This post revolves around how to choose your designer. The most important thing that my first client taught me is that there is a difference between a graphic designer and a conceptual designer.

When he said this, I had no idea what he meant. (Nor did I give a damn about fonts and their meaning either, but that is another story.) After a grueling year of searching for the perfect designer for his project, the light finally dawned. There are many graphic artists out there who call themselves “designers”. They have fantastic portfolios that look like they can win every design award out there. But ask them to create a concept from scratch and what you often get is scratches (or a blob of nothingness depending upon whose screen you walk in front of). How does that happen? You liked what you saw, in fact you LOVED what you saw on their portfolio. But there it ends. How can that be? You weren’t duped. It was their work. But they were ART DIRECTED by the conceptual designer at their agency. So, how to find a great conceptual designer? It ain’t easy, but their are some steps you can take to prevent hiring someone without the knowledge of their conceptual abilities. Here is what we do:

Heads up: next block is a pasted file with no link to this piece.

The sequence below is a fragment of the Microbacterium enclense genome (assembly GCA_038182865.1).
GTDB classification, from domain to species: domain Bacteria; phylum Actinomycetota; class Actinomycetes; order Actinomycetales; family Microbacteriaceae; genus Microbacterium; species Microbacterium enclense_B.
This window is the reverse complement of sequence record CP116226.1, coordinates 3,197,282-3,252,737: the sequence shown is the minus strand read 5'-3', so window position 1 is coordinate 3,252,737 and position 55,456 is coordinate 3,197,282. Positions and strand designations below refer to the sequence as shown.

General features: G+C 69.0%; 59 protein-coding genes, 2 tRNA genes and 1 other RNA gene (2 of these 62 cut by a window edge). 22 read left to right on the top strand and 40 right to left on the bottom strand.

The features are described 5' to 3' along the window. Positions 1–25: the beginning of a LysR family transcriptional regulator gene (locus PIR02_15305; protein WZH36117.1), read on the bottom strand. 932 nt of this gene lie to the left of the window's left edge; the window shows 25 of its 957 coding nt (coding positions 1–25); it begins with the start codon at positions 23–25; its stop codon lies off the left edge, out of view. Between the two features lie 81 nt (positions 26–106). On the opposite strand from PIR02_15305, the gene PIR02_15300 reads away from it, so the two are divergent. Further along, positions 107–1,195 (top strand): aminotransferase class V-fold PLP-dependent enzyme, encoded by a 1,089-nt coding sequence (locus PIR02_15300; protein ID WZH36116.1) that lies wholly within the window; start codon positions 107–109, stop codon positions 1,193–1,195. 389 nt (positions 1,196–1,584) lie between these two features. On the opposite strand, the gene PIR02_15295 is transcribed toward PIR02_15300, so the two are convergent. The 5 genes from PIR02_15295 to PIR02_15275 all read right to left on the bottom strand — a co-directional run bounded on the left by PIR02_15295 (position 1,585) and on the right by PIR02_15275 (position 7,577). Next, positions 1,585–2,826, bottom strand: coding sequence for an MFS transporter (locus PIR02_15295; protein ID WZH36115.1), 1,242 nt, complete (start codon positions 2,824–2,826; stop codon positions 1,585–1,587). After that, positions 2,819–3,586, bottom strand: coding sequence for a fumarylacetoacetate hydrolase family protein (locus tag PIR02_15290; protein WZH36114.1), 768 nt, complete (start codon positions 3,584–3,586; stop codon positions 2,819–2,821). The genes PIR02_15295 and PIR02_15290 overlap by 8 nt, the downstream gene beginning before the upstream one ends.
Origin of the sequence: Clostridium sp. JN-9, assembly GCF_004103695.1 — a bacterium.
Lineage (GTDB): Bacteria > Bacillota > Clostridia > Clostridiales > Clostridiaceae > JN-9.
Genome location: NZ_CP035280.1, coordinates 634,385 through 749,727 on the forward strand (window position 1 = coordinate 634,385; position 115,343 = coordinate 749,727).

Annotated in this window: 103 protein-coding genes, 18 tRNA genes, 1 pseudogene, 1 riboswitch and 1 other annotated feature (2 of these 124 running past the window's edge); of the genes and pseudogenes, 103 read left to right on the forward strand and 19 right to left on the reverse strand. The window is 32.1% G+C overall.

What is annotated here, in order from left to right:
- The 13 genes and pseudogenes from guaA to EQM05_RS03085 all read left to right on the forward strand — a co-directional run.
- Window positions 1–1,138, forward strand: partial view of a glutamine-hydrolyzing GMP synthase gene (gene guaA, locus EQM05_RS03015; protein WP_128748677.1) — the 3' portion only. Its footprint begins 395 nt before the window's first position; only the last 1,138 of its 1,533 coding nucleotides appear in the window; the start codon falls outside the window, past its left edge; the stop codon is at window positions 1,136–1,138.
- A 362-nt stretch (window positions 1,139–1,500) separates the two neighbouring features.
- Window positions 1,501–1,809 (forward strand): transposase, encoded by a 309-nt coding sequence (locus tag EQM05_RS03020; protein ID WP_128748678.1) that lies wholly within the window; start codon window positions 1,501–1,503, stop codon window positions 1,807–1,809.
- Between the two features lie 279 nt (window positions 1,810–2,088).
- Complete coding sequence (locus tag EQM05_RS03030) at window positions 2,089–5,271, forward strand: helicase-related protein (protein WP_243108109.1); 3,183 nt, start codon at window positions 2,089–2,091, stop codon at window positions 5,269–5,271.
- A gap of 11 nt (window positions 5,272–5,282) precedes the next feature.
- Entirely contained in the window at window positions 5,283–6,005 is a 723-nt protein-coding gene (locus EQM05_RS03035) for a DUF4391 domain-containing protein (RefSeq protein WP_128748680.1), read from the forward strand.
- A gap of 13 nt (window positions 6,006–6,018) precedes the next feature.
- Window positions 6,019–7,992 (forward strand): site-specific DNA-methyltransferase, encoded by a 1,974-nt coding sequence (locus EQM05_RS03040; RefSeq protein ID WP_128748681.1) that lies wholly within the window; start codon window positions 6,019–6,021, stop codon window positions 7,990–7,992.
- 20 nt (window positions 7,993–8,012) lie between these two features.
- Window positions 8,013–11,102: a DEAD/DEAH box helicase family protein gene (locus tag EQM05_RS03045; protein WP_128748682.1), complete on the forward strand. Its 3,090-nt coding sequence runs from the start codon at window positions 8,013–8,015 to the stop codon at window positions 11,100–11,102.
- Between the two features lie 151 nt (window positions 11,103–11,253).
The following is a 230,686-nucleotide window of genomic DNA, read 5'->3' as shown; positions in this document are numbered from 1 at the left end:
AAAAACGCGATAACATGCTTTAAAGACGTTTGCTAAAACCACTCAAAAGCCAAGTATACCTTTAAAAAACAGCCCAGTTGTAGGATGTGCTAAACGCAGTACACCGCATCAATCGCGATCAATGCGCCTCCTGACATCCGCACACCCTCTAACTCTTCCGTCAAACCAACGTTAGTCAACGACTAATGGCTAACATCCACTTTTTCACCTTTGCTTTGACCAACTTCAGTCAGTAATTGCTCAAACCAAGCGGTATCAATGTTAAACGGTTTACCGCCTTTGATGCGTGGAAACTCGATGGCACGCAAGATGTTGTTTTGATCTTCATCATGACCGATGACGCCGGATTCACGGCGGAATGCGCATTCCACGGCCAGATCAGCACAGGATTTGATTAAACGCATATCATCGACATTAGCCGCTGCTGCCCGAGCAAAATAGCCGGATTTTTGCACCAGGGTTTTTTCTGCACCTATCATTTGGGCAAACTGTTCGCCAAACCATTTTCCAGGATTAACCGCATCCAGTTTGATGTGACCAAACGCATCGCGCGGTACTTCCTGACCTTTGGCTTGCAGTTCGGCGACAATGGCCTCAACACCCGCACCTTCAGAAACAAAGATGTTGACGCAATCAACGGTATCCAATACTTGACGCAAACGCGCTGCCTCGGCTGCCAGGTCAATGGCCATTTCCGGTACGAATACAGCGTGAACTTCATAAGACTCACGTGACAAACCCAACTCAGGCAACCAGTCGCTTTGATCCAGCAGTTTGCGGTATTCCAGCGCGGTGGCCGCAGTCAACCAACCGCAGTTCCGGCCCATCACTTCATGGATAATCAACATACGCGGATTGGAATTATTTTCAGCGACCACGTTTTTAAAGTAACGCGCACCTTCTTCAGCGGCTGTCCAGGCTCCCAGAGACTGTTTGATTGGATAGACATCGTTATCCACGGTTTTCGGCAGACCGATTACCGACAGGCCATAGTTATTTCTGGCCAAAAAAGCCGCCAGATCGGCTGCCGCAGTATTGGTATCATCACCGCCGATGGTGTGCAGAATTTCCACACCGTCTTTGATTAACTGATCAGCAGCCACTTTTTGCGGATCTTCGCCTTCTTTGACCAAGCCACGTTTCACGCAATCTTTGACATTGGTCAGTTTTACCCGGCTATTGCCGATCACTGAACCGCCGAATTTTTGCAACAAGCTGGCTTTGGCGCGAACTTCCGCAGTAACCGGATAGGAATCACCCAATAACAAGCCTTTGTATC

• Portfolios

Yes, we still look at portfolios. However, we delve into exactly what they worked on in the portfolio and what they were thinking to concept the design.

  • Inspiration

How do they inspire themselves to concept something they do not relate to? For example, can a 25 year old guy who loves hockey design a Bat Mitzvah site that will appeal to a teenage girl? You’d be surprised. (If they are not constantly seeking inspiration through websites, photos, billboards, etc., ) it may be a sign to pass.

  • Client references

Ask to speak to someone whose project they designed. Ask indepth questions concerning ability to translate their needs, brand identity, timing of delivery, etc. Most importantly, ask if they would hire this designer for other projects.

  • Test their skill

I always ask a designer to come up with a design for a project that we have worked on. I will pay them for a four hour job just to get an idea of whether or not this person has the ability to work under pressure and deliver a unique interpretation. I can also see if their deliverable matches what their portfolio says.

  • Hire them on a trial basis

Sometimes it is difficult to determine a designer’s true ability from a 4 hour test, so we will hire them for a longer 2 to 4 week period. Usually during this time we can determine their ability and whether or not they have the skill set for a permanent placement.

Hope these tips help you to save time and money AND get a good designer.